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Coronavirus Scams Are Making Headlines

March 18, 2020

Cybercriminals are the latest in a line to cash in on Coronavirus themed scams. Scammers are currently targeting people in the most affected countries, purporting to be from WHO (World Health Organisation) or other such medical bodies.

They are sending emails containing ‘useful tips’ that can help prevent the virus or halt the spread of it. Within these emails are suspicious links and files designed to deliver viruses onto your computer or device.

Others are creating websites in an attempt to sell sham products to the unsuspecting, and obviously very worried, public. One such victim alleged to have spent £15,000 on face masks only to never receive them.

By using fake email addresses and false social media posts, they are able to get people to hand over personal information such as names, addresses, email addresses, credit card numbers and passwords. If you are one of the many that uses the same email address and password for most things, they have access to it all.

There have been reports of email scams telling people that the HMRC was giving out tax refunds to help people deal with the cost of coronavirus. All you needed to do was click on the link and enter your personal information and financial details.

These criminals will also set up links asking for donations to what looks like a worthy cause and a genuine website. By clicking on a link, they then gather your card details, which are very easily sold on the dark web. You won’t know until there is suspicious activity on your card. (Or if you have a Notty Account which does dark web searches for you and sends alerts!)

Chief Inspector Paul Carroll of the City of London Police’s National Fraud Intelligence Bureau (NFIB) said: “It’s important to take your time when making a purchase online and not to rush.

He added, “When you’re online shopping, do your research. Read up on the website you are thinking of buying from especially if it’s not well-known, look for reviews of the site, and most importantly chat to your friends and family and get their opinion before completing the purchase.

“If you decide to go ahead, use a credit card if possible, as most major credit card providers insure online purchases.”

Some WhatsApp users have reported receiving a message informing them that the virus can be cured by use a mix of boiling water and garlic. The message also says “an old Chinese doctor” has proven the effectiveness with patients supporting the statement, yet as yet there is no known cure for Covid-19. WhatsApp recommends you delete these messages and do not forward them as they could contain malware which will spread to your contacts.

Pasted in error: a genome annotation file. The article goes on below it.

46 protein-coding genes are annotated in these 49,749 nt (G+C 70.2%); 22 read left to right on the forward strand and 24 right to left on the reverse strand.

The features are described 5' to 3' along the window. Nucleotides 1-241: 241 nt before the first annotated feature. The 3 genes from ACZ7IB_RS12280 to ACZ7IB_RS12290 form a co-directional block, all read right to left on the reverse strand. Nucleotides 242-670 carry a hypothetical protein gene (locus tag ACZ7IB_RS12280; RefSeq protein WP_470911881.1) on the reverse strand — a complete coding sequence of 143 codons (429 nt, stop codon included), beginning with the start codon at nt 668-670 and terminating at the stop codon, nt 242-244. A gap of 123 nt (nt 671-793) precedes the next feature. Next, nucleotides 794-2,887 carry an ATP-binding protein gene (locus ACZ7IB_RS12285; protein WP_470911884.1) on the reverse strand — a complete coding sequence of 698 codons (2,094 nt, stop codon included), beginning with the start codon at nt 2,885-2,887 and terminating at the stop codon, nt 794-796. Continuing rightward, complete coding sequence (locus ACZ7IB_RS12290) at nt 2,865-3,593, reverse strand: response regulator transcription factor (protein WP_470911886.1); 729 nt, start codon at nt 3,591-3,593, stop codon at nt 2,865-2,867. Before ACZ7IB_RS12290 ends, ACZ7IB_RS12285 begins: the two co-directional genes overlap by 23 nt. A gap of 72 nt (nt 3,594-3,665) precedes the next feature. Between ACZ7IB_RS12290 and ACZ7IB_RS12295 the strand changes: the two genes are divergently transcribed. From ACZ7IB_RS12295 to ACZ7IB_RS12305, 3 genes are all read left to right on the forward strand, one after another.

Also, there is a Coronavirus map app. No intention of providing useful info, but merely designed to capture names, passwords, credit card numbers and other sensitive data.

There has been an app developed that tells you where Coronavirus is on a map, which actually scams users out of their details. It has been designed purely to capture names, addresses, passwords etc, and has no intention of providing information that is useful (to the user at least!).

So, what do we do if we are unsure?

·        Don’t click on an email that you don’t know or that you regard as suspicious. If you DO open an email, be sure not to click on any links contained within. Be particularly aware of emails containing COVID-19 attachments.

·        Ensure your anti-virus software is up to date. Download any system updates on your smartphone as they will contain the latest security measures too.

·        If you are unsure if some charities or crowdfunding sites are real, visit the official website from a browser and donate from there, rather than using an email link. Don’t send cash by gift card, or by wiring money.

·        Watch for emails claiming to be from World Health Organization (WHO) or Centers for Disease Control and Prevention (CDC). If you wish to know further information, visit their websites from a browser.

·        If you are seeing social media posts, such as adverts, informing you of the latest cure, ask yourself “Is this really the place I would first hear this news?”. It’s unlikely….. The same goes for any ads telling you they have a test that will diagnose you.

·        Don’t ever reveal any sensitive or personal information, online or if called.

·        Question EVERYTHING

Notty.co.uk has lots of ‘cyber-benefits’. There is free McAfee protection (link to blog), dark web searches and notifications, using up to 5 pieces of information, a cybercare package, social media scores, just to mention a few. Keep up to date with any tech and much more by reading our blogs.

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